FOR the teams beaten in the opening round of the Cork senior hurling championships, another defeat this weekend and it will be season over.
That’s the reality.
The decision of the Cork County Board to have only two teams going into the knockout stages of the championship from the groups has certainly made things a lot more interesting and it will mean that some high-profile teams are going to be making an early exit.
Three city teams, the Barrs, Bishopstown and to a lesser extent, Na Piarsaigh after their draw with Carrigtwohill, are entering the second round of group games in a very precarious position.
The Barrs and the manner of their loss to Glen Rovers must have been very worrying for their supporters and they simply have to get something from their joust with Na Piarsaigh.
Another loss will ensure that the lengthy famine in Togher without a title will be extended by another year at least, year 28.
Na Piarsaigh are a bit better off in so far as they have a point on the board, but they need to get something from this game too.
They went into their game last weekend strongly fancied to get past Carrigtwohill, but they had to depend on an equalising point in the sixth minute of injury-time.
With the introduction of the water break after 15 and 45 minutes, the issue of time added on is becoming contentious.
The water break is meant to last the minimum of time, but in some cases referees are a bit more liberal and it can last two or three minutes.
As a result, there is uncertainty when the 60 minutes have elapsed about how much extra-time is going to be played.
The water break should be applied more stringently and with more consistency across the board.
And let’s be honest, do we really need it at all for a half that lasts just 30 minutes?
It can affect a team’s momentum too, a team going very well are suddenly stopped in their tracks and that momentum can be lost when the sides resume.
Anyway, Bishopstown will be kicking themselves for losing an eight-point lead against Newtown with eight minutes of normal time remaining.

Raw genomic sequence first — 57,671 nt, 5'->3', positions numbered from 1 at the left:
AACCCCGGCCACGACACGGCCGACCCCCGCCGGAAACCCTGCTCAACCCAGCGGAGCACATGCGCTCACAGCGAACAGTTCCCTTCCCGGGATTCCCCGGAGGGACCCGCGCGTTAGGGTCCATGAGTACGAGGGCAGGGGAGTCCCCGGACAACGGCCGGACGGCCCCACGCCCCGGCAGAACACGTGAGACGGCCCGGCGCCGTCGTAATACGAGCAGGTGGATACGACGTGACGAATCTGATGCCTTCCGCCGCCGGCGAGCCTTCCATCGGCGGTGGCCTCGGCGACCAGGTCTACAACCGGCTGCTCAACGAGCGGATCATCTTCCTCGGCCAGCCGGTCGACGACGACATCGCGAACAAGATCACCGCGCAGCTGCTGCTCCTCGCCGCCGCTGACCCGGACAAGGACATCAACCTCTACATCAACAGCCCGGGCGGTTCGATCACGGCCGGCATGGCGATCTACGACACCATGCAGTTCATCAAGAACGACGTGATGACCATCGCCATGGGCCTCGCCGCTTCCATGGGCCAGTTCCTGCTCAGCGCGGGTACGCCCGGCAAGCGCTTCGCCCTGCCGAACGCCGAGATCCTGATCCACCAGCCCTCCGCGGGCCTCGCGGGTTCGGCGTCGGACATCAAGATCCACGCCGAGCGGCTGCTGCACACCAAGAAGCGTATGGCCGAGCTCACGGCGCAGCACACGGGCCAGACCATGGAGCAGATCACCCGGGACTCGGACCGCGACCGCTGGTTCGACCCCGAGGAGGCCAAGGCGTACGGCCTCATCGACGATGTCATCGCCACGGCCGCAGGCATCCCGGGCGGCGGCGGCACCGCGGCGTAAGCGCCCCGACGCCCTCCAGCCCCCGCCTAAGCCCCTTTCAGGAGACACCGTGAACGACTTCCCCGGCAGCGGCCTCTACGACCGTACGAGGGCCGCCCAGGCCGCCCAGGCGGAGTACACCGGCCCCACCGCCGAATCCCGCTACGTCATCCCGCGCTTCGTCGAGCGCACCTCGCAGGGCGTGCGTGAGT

Fair play to the North Cork team, it was a marvellous comeback, but the Town’s failure to protect that significant advantage might come back to hurt them even more.
It now means that they must get something from their weekend clash with Erin’s Own.
This is a make or break encounter after the Caherlag side’s loss to Blackrock, a case of the winner takes it all here and the loser faces a long winter of discontent.
Again that’s reality.
There is so much at stake over the coming days now for a lot of teams, all the first-day losers are in the last chance saloon. Lose again and there will be no way back.
It’s a pity that so few fans are getting to see the games but, hopefully, that will change shortly.
There’s just the one game again in Páirc Uí Chaoimh this weekend, Sars against Douglas, both first-round winners.
That means that they have a bit of leeway going into this game as a loss would not put them out of the chase.
Last Saturday night, headquarters was a bit ridiculous, just around 50 supporters present for the Barrs and the Glen in a stadium that can hold 45,000 people.
That, of course, is no reflection at all on the Cork County Board, they are fully abiding by the rules set down. After all, for last Saturday’s FA Cup final at Wembley you had no spectators at all.
Surely in these type of stadiums, more spectators could be safely accommodated.
Across the border in Northern Ireland, you can have 400 fans in attendance for a GAA game.
But we just have to accept the guidelines set down.
Finally, the game this weekend may very well be in the Senior A championship between Fr O’Neill’s and Bride Rovers.
An East Cork derby, both first-round winners and both impressing. If I could choose a game to attend this weekend, it would be this one.
The team from Rathcormac, traditionally so difficult to overcome against the newcomers to senior championship hurling.
This could be a belter of a game on Friday night at Páirc Uí Rinn.